Thursday, April 27, 2006


Frog it I did. Thank you Roxanne Richardson for suggesting that I do the math using my swatches and measurements to more accurately calculate the ratio for picking up stitches. I told my husband the math teacher that, if his students ever question why they are learning math and how they will ever really use it in the real world, he should tell them that they will need it if they ever want to design sweaters that fit!

My sock yarn (Sock It To Me) arrived yesterday from Elann. I can't wait to start swatching and see what cool patterns develop.

I have another kid-bit (as my cousin Terry describes them) to share. This one falls into the 'might as well give it a shot' category. I have two deaf students in my class, both in grade 3. One has had a cochlear implant (inside the head, very fascinating) and can hear me through a broadcast system that also sends my voice right inside his head. My mike is the same kind that the Secret Service wear when guarding the president. I sometimes have an overwhelming urge to mutter into my mike things like "Jelly Belly to Ugly Swan. Code Sister. I repeat, Code Sister..." but I digress. The other child has limited hearing but wears hearing aids to help him. Both boys know some sign language but the goal is to help stop them from relying on sign and to increase their receptive language and communication skills.

Kids being kids, these two boys have developed a special bond and will often sign to each other in a pigeon mix of sign language and their own invented signs. We have them seated across the room from each other in class as they get silly together and have a hard time staying on task. During a recent spelling dictation, my teaching partner noticed that one of the boys kept turning around and looking at the other. When she casually walked around so that she could see what he was doing, she saw that he was surreptitiously signing the letters of each word to his buddy. Hey, worth a shot, right? From a teacher's point-of-view, this is not something that was covered in those education classes at the University.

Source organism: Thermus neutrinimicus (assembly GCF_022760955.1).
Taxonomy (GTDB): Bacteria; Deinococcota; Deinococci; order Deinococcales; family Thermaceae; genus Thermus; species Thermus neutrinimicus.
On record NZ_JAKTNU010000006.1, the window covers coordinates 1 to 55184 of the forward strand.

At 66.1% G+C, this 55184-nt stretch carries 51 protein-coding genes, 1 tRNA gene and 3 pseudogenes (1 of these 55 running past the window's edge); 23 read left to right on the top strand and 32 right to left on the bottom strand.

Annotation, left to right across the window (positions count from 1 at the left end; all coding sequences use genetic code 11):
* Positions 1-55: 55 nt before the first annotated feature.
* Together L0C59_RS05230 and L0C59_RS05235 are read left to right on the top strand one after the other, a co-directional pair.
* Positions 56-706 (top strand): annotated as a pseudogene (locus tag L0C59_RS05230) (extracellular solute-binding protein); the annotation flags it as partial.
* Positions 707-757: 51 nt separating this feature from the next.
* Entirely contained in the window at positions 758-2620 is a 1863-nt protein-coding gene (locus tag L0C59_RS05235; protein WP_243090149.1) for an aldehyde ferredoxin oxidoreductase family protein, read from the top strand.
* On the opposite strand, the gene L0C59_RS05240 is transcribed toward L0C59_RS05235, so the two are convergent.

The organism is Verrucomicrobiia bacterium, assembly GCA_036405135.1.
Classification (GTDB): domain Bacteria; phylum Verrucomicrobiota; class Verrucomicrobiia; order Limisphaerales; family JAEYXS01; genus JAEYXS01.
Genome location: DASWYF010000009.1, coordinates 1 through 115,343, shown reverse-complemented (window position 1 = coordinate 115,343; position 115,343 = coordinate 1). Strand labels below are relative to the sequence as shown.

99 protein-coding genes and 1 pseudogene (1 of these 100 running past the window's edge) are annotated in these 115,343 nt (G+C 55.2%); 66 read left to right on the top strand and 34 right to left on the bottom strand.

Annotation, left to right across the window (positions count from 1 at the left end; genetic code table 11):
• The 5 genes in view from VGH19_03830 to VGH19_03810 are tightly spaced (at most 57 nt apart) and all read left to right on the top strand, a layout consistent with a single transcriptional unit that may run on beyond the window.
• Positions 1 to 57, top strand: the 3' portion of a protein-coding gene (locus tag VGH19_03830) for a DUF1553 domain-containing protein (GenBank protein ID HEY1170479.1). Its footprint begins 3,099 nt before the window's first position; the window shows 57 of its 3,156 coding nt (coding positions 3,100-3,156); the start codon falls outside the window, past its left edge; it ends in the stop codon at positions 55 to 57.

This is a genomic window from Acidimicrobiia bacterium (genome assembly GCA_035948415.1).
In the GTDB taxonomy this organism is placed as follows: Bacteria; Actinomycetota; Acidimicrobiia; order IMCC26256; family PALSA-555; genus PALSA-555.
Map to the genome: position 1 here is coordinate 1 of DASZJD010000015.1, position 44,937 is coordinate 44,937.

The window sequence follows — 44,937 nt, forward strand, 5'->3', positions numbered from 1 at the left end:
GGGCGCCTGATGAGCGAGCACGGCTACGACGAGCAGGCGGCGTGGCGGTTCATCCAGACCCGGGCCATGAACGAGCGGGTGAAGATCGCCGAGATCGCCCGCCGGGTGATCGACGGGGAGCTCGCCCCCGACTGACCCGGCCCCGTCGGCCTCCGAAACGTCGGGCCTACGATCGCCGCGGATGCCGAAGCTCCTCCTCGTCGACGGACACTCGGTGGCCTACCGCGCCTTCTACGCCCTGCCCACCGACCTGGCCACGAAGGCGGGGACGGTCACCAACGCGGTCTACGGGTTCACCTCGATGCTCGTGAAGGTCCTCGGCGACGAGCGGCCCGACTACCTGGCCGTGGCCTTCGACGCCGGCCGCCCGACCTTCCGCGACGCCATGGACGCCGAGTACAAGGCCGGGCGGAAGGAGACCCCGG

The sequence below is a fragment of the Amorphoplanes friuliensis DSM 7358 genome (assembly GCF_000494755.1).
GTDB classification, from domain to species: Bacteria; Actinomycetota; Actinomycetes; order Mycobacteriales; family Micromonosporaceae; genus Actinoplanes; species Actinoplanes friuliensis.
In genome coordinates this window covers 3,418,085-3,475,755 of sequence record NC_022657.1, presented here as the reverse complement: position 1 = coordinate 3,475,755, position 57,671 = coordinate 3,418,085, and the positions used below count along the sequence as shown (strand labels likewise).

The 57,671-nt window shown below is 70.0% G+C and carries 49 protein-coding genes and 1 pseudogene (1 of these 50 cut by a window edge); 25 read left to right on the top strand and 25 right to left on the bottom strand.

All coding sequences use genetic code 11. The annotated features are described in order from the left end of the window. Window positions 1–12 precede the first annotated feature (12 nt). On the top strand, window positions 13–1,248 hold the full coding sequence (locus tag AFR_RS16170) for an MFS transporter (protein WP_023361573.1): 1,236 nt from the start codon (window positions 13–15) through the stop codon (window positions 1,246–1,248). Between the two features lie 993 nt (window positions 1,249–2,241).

We have been studying Heritage in Social Studies for the last few weeks and have been discussing how the pioneers made their own clothes. I told the kids that if anyone wanted to learn to knit I would help them during afternoon recesses. I sent notes home on Tuesday asking their parents to provide a pair of 6mm needles and a skein of worsted weight yarn. I had two kids bring their supplies yesterday already so we started. By the end of the recess I was wondering what I had done to myself! The kids were all thumbs and it seemed like this was a serious mistake. However, I called them over to me when they were done their work at the end of the afternoon and sat with them for another few minutes and they both caught on and were knitting! I don't know who was more thrilled - me or them! They both excitedly took their knitting home to continue practicing. I suspect that the other interested kids (10 of them or so) watched this happen and will show up with their knitting supplies today. How I'm going to get that many of them started at once I have no idea. But we'll have fun anyway.

And, ending on a sad note, condolences to my sister and her family on the loss of their Bichon buddy Meemo in the wee hours of this morning. His health had been failing and he just couldn't go on any more so was helped to a more peaceful place to join his Bichon friends, my Murphy and Ceilidh. Rest well, dear old dogs.

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